Lord Nathan

My Lords, I beg to move Amendment No. 2AA. My Amendment No. 2AA stands in the names of myself, the noble and learned Lord, Lord Ackner, and the noble Lords, Lord Richard and Lord Campbell of Alloway. I shall speak also to Amendments Nos. 2AB, 2AC and 2AG. There are therefore four substantive amendments to which I shall speak. They have been grouped together for convenience of debate, but I should make it clear that none of them is dependent on another and each therefore can stand on its own feet. I shall therefore move them separately in due course. The remainder of the long list of amendments that have been grouped together are consequential and I need not refer to them further at this stage.

I preface my remarks by saying that it will certainly come as a disappointment to many of your Lordships as well as to myself that the amendments to the Bill, adopted so overwhelmingly by your Lordships' House, have been rejected by another place. It is rare, if not unique, for a substantive amendment to be introduced after Third Reading in both Houses, especially when the subject has for long been known and under discussion. However, I draw comfort from the Commons amendment that is now before us. It is designed to bring the law and practice of this country into conformity with the ruling of the European Court of Human Rights on discretionary life sentences in the case of Thynne, Wilson and Gunnell. It embodies provisions for the court to determine the penal term and for an independent tribunal (the board) to determine questions relating to release.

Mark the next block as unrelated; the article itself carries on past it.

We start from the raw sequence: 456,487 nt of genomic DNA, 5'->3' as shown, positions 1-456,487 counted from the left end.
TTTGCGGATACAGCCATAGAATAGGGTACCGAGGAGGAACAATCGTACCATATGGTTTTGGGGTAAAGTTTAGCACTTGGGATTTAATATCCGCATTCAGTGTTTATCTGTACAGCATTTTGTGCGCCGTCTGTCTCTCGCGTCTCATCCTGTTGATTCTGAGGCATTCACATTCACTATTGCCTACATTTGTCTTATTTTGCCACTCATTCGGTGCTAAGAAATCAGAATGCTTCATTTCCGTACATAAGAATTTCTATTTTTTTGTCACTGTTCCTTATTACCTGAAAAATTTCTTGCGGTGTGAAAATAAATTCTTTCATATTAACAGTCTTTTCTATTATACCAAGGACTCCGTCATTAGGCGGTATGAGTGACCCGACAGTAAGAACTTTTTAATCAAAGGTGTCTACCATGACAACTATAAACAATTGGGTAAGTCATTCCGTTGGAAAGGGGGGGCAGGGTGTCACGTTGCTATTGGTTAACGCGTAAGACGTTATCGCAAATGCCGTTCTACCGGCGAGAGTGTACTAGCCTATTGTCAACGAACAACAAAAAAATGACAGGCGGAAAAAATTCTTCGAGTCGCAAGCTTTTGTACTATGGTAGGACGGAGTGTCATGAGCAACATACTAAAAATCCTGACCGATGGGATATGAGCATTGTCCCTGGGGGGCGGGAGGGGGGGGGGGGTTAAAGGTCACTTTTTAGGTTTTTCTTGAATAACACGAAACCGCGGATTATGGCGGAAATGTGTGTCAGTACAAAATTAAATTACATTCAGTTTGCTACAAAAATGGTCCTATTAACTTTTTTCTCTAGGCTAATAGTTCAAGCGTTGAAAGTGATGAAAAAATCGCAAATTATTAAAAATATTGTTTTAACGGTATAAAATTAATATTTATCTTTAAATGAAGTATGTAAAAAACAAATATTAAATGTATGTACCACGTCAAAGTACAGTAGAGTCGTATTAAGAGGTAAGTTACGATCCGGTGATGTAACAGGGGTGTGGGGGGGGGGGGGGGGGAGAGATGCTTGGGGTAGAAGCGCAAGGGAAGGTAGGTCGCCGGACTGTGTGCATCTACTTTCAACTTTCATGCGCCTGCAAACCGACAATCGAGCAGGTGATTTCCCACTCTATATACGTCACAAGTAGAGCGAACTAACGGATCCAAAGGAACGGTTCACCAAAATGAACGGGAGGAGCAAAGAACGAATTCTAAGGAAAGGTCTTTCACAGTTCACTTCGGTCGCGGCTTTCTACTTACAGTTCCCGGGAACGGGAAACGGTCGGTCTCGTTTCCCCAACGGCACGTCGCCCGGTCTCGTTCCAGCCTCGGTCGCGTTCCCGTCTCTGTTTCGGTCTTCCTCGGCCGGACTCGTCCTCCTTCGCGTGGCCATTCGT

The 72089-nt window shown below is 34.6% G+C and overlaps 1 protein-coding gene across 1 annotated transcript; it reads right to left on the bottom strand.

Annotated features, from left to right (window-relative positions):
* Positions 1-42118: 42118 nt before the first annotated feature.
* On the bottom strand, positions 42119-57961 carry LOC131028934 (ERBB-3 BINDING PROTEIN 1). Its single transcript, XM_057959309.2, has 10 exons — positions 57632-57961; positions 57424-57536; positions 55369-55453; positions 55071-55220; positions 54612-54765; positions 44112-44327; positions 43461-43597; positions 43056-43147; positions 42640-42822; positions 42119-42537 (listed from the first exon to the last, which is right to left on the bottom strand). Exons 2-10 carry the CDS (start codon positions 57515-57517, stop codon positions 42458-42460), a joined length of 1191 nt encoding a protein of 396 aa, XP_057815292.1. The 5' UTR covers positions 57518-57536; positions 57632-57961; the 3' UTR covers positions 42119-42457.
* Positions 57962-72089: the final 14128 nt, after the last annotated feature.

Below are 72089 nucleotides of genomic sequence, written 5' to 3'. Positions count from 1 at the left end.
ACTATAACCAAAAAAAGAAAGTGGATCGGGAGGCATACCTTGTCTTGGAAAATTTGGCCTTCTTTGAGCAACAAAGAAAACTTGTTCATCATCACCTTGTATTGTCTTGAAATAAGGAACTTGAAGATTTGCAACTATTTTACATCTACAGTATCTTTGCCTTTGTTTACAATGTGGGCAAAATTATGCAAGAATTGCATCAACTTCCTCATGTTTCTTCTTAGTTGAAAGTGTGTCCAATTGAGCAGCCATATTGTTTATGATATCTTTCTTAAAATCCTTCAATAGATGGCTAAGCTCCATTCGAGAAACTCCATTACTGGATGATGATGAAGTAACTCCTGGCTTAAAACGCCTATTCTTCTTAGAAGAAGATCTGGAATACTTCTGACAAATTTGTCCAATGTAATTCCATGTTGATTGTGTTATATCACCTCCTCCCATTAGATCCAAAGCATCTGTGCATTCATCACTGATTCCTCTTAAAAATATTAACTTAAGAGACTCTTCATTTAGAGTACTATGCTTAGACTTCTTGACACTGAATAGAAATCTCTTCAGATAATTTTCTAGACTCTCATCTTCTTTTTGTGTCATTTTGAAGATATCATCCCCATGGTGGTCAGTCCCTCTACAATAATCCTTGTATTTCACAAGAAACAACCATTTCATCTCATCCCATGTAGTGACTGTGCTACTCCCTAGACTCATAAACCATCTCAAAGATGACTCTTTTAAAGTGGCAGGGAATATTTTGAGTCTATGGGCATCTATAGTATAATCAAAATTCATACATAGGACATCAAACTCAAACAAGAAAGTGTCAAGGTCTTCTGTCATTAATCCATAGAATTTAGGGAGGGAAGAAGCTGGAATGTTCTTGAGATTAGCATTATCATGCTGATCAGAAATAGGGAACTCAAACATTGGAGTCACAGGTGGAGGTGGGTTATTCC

My purpose in moving these reasoned amendments is to invoke the support of your Lordships' House as a revising Chamber —which, after all, is one of its main functions—to improve the drafting and to ensure compliance with the ruling of the European Court of Human Rights. The amendments also include provisions to extend their application to all life sentences for similar reasons, to which I shall refer later.

I turn first to Amendment No. 2AG which would delete subsection (7) of the Commons Amendment No. 2A. Subsection (7) provides that: The Secretary of State may defer a prisoner's release … for a period not exceeding six months after the board has directed that he be released. A key feature of the decision in the Thynne case is that questions of release of discretionary life prisoners shall be determined by a court or a court-like body which is independent of the Executive.